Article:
Research and Trainings

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KPRA Training in Dhaka, Bangladesh


A 4-Day training on community-based surveys, held on the 14th– 17th August 2019 in Dhaka, Bangladesh, was organized by the HIV/AIDS Research and Welfare Centre (HARC) for the Key Population Research and Advocacy (KPRA) project. With technical support from APNSW, HARC provided comprehensive data collection training to 11 sex workers from 3 cities in Bangladesh.

The priority topics and key issues of discussion included:

1. Understanding the KPRA project

During the training, the HARC project manager highlighted the key objectives and activities of the KPRA project and the importance of the project for sex workers in Bangladesh.

2. The basic principles of interviewing

Participants identified the following as the principals of interviewing:

  • Confidentiality
  • Having no judgment, stigma or discrimination
  • Being attentive and listening carefully
  • Spending enough time to better understand responses
  • Not giving false hope or fake information

3. Detailed discussion on questionnaires

The participants discussed and identified correlations between the different questions and suggested including additional criteria for eligibility, such as “respondents having been in the same city for at least 12 months” to ensure experience and response is specific to the city the interview will be conducted in. According to the participants, HIV is rare among sex workers in Bangladesh, so a large number of questions in the questionnaire will not be applicable in Bangladesh

4. Interview practice

HARC peer workers introduced 10 sex workers to the training venue for participants to practice interviewing, which lasted 45 – 60 minutes. With this practice, participants were able to approximate the time it would take to conduct the real interviews and have planned to allocate 40-45 minutes for each interview.

5. Mapping clinical services

The participants conducted a city mapping activity to identify facilities for clinical services that were accessible to sex workers. Global Fund was identified as the main donor for sex workers, with Light House and Save the Children as the main implementing partners. In Dhaka city, 15 Light House and Save the Children drop-in-centers (DiC) as well as other facilitates used by sex workers for clinical services were mapped. The most popular service centers for sex workers are DiCs, and in some areas where no DiC’s are funded by the Global Fund, such as in Rajshahi, other facilities were identified where services for testing and treating STIs/HIV can be accessed. It was noted that HIV testing is increasing among sex workers in Bangladesh, with many different places to test and treat STIs/HIV, including:

  1. Clinic based testing in all DiC and other NGOs facilities, where both HIV and STIs testing and treatments are available.
  2. Satellite based testing services in hotspot locations with doctors and peer workers conducting testing for only HIV.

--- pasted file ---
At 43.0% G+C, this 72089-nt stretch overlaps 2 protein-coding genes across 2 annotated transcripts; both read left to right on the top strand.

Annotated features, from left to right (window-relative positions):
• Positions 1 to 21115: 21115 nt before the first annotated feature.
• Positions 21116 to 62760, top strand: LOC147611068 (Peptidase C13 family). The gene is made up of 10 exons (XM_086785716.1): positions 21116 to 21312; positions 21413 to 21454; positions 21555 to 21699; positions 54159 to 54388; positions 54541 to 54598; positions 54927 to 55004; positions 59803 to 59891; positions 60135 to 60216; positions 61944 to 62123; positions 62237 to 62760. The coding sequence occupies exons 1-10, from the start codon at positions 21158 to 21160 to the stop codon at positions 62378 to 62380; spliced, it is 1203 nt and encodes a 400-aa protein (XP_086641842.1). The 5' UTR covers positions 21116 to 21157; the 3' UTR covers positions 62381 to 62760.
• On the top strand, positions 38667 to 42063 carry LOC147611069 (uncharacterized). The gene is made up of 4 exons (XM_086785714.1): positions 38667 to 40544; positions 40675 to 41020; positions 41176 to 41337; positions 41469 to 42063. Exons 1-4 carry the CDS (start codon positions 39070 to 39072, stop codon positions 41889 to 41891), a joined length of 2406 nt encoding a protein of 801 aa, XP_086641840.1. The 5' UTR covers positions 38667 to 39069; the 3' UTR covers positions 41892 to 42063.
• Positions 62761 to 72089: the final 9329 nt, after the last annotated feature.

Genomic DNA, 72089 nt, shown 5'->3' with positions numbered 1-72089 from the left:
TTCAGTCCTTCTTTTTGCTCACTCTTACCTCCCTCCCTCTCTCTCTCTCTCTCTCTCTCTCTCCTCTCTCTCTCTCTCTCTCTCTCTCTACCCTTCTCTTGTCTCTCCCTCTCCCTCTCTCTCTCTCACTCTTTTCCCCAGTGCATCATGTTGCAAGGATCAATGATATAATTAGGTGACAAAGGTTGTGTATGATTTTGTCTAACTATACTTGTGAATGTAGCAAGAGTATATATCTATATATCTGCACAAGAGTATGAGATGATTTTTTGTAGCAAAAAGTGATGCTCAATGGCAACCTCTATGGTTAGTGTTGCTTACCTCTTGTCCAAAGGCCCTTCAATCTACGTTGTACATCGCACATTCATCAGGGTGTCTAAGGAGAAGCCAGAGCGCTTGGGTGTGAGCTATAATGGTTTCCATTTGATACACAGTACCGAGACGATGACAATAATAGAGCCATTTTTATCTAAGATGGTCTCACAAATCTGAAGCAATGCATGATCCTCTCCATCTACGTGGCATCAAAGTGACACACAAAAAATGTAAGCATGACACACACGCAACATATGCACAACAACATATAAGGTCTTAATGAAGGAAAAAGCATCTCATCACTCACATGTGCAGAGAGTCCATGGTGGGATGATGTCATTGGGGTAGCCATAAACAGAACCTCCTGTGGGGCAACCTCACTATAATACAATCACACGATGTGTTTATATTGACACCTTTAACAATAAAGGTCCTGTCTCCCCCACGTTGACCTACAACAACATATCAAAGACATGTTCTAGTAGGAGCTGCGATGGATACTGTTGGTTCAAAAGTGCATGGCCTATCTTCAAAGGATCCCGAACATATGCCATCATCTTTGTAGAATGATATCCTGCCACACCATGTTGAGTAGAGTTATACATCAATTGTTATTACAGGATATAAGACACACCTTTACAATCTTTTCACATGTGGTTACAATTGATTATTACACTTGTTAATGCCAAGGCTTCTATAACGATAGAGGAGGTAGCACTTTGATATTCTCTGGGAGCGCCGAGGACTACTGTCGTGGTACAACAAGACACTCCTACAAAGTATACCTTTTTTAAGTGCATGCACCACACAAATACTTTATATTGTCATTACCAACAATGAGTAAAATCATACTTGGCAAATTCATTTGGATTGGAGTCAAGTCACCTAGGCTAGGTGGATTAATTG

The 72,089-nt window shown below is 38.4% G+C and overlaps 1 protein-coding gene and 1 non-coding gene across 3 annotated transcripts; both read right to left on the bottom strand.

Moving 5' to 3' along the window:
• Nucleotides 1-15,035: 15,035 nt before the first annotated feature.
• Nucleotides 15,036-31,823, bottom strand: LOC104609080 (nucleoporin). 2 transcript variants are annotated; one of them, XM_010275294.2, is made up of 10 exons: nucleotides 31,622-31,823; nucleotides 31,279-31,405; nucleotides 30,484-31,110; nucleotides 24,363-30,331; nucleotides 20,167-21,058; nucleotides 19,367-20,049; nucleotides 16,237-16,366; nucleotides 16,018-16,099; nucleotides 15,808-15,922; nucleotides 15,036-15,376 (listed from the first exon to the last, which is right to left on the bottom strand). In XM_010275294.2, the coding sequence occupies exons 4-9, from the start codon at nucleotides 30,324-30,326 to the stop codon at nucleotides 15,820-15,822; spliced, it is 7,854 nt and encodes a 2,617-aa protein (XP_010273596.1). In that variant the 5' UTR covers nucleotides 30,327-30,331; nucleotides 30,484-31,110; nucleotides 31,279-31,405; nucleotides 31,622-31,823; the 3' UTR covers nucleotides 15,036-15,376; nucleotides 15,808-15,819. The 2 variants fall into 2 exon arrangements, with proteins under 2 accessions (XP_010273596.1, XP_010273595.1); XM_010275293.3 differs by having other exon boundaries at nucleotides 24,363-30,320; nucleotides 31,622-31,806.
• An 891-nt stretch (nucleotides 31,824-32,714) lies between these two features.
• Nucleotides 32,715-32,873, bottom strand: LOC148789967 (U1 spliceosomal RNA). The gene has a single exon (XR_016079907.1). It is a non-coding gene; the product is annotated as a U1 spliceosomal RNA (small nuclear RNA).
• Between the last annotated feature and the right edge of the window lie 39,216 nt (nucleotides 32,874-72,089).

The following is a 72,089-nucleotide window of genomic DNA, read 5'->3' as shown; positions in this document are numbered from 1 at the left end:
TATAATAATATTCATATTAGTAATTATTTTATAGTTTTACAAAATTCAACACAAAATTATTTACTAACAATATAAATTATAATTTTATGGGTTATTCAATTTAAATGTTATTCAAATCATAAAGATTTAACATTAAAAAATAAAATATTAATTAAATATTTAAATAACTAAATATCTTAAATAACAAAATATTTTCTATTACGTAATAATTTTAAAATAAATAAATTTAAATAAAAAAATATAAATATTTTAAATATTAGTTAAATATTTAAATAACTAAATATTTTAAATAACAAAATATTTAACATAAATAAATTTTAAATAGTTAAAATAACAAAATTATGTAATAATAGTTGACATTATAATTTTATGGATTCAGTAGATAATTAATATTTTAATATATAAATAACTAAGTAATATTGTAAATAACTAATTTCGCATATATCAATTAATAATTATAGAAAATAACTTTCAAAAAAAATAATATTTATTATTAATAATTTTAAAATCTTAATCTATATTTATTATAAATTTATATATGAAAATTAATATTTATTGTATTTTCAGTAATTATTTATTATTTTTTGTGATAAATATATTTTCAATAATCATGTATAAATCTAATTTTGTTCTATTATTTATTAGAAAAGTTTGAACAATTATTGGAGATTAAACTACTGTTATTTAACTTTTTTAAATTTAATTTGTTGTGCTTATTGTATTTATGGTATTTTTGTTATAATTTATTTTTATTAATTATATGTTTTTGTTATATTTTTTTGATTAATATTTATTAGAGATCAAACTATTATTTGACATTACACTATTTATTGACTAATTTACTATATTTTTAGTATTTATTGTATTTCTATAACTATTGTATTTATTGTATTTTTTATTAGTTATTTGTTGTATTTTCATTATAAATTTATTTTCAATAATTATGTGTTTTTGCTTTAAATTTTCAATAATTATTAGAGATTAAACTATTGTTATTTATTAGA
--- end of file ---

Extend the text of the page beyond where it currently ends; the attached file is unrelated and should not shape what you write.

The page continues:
3. Community based testing in outreach centers by trained sex workers, to test for only HIV.

In all cities, there are specialized SRHR service providers, with the most common being Marries Stops International (MSI). While, it is not free, MSI is more or less sex worker friendly and sex workers are comfortable using their services.

6. Group work and discussion on common issues for sex workers

Barrier to clinical services for sex workers was discussed and participants identified the following as the key issues:

  • Stigma and discrimination in clinics by staff
  • No confidentiality in clinics
  • Clinic hours: Clinics often close by 3:00pm
  • Inattentive doctors: Doctors don’t want to listen to patient problems
  • Availability of medicines
  • Long process to access services: Sex workers do not have enough time
  • Money: Especially where services are not free and often service charge for some services are high in places
  • Lack of self-awareness: Especially for new, young sex workers
  • Distance of service centers
  • Fear: Afraid of positive result of diseases, especially HIV
  • Gatekeeper blockage: Pimps, madam, supervisors often block clinic visits
  • Irregular work hours of service providers: Staff and Doctors not in the clinic
  • Poor quality of services
  • Location and environment: the waiting places are not comfortable, such as it being too hot
  • Law enforcement: Violence and police arrests, leading to money being taken away that would otherwise be spent on health services

Concluding comments from participants:

  • “During the interview, I thought that I would not be able to do it. Even at the beginning of the training I thought that it would be difficult for me. After the training, I am confident that I can do it and I proved it through the test interview that I can do it.”
  • “The facilitation was so friendly, and easy to understand. I was scared at the beginning but now all are clear to me. Even the questionnaire is very easy to understand. I am sure it will be an excellent research.”
  • “I got new skills and new knowledge on research and I am sure I will be able to do good work.”
  • “I did many research and got many trainings before, but they were different from this one. We just didn’t talk about questionnaires; we discussed the links/correlations among questions and other issues related to research.”

All the participants have shown their commitments to collect data in the field as soon as possible.